How Much Does a Water Filter Cost in 2024?

Reviewed by: James Layton
Updated on:
March 11, 2024

Key Takeaways

In this article, I’ll lead you through the different water filter systems and how much you should expect to invest in purchasing, installing, and maintaining each water filter system.

Whole-House Water Filters

A whole-house, or point-of-entry, filter will produce filtered water through every faucet and tap in your house. This kind of system is ideal for users who want to be able to drink from every tap instead of at a point-of-use location, such as a kitchen sink faucet.

City water has contaminants, such as chlorine and its by-products, that you may not want to shower in, and well water often contains metals that might stain your fixtures, for example, iron and manganese.

A whole-house water filter designed specifically for your batch of contaminants can prevent such effects. That means some are best for city water while others are suited to well water. Some well water contaminants can even damage certain types of filters, so you always want to make sure you get the best filter for your circumstances.

Whole-house filters are usually quite big, but just how big depends on how many stages as well as how big of a home you need it to service.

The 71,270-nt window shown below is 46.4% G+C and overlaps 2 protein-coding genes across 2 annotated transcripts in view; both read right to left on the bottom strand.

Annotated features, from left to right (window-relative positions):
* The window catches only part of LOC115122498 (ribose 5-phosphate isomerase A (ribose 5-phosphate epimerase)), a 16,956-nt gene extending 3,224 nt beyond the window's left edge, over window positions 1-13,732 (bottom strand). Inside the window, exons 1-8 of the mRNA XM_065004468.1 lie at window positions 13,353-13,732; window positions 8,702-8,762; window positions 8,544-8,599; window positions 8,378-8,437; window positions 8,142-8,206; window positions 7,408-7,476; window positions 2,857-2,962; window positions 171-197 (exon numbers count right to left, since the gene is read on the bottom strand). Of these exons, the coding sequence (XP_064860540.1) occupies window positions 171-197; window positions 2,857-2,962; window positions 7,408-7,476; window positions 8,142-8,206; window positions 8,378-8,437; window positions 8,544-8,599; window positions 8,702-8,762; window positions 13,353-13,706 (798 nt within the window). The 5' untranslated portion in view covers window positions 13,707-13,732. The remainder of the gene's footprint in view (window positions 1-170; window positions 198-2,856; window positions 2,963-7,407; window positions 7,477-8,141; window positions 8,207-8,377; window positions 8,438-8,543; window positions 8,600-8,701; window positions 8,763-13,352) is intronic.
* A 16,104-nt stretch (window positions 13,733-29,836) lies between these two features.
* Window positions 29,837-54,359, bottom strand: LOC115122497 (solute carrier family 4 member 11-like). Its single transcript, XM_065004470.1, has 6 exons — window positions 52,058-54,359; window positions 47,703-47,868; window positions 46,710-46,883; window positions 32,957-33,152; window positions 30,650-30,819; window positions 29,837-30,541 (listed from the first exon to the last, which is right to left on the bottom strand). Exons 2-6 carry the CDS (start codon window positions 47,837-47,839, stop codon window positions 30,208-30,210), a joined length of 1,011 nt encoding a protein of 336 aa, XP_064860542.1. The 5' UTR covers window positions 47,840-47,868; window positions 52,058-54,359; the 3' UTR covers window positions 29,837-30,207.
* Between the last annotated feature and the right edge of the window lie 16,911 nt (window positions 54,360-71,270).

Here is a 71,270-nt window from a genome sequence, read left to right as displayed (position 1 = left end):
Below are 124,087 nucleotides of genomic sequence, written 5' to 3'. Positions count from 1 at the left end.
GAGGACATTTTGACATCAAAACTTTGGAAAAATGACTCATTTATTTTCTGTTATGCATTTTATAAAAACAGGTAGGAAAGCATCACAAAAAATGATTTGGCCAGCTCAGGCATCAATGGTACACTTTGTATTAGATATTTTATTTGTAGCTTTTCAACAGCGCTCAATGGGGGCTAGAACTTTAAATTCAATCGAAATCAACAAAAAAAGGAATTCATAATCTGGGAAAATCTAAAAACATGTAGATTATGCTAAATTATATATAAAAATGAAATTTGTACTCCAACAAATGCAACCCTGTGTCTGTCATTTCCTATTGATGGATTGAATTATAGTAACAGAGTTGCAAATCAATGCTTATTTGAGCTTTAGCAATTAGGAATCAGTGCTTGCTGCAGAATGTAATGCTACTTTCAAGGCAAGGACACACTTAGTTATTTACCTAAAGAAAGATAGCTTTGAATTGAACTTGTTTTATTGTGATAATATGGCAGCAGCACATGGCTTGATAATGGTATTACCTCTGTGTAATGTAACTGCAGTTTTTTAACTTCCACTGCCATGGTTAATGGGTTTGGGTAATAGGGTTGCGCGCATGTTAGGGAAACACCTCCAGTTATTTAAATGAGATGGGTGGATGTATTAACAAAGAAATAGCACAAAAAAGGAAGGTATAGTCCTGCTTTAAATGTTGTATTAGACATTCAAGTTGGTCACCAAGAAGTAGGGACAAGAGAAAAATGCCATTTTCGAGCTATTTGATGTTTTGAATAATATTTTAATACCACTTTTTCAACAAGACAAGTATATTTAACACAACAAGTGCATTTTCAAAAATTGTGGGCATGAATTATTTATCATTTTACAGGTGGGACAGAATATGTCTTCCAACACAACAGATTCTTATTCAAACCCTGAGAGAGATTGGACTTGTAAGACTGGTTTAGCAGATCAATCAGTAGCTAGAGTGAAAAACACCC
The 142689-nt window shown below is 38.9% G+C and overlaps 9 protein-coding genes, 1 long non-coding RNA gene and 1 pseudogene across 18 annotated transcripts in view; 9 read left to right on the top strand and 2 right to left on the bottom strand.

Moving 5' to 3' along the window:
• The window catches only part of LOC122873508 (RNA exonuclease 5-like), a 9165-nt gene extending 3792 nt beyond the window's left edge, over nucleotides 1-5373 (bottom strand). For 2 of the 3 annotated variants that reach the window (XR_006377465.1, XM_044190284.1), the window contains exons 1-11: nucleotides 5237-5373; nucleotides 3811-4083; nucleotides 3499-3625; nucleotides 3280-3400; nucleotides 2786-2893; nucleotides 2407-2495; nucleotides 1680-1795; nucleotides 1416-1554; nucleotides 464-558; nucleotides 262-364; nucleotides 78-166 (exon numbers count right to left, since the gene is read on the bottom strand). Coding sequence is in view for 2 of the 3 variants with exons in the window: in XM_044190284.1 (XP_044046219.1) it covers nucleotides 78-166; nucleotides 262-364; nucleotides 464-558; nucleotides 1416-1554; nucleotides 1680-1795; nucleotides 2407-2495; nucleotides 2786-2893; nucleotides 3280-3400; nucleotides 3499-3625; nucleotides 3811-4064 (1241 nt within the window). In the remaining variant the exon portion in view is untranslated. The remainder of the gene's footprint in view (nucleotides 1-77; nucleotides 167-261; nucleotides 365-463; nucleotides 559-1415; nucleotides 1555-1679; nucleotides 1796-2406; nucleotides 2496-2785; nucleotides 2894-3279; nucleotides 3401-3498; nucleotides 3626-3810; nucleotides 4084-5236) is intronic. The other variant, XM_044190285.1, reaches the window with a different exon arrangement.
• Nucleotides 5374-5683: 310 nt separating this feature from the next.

There are usually between one and six stages of filtration when it comes to whole-house filtration. Filters with the most stages have a more varied collection of technology and filter media and can filter out more types of contaminants.

The different filter technologies you’ll find in whole-house water filtration systems include ultraviolet (UV) disinfection, reverse osmosis (RO), activated carbon, oxidation, greensand, kinetic degradation fluxion (KDF), and sediment filters.

Each of these technologies removes a certain number of contaminants. For example, UV kills bacteria and viruses, whereas activated carbon can remove chlorine. Impurities such as ferrous iron need to be oxidized by either air or chlorine before they can be trapped in greensand.

The cost of a basic whole-house system will differ depending on the type of filtration and how big your home is.

Cost

Look for most single-cartridge whole-house systems to fall within the $100 to $200 range.

However, one stage means only one type of filtration. For example, one stage might be a sediment filter, which will only remove sediment, such as dirt, silt, and clay, but not chemicals, heavy metals, or bacteria.

Two-stage whole-house filters can set you back anywhere from $200 to $350.

While a little more comprehensive than a one-stage filter, with a two-stage filter you’re still limited to only two types of filtration. In such cases, you could use a sediment filter and an activated carbon filter, since activated carbon can remove a wide range of contaminants, including chlorine and its by-products, herbicides, pesticides, VOCs, and more.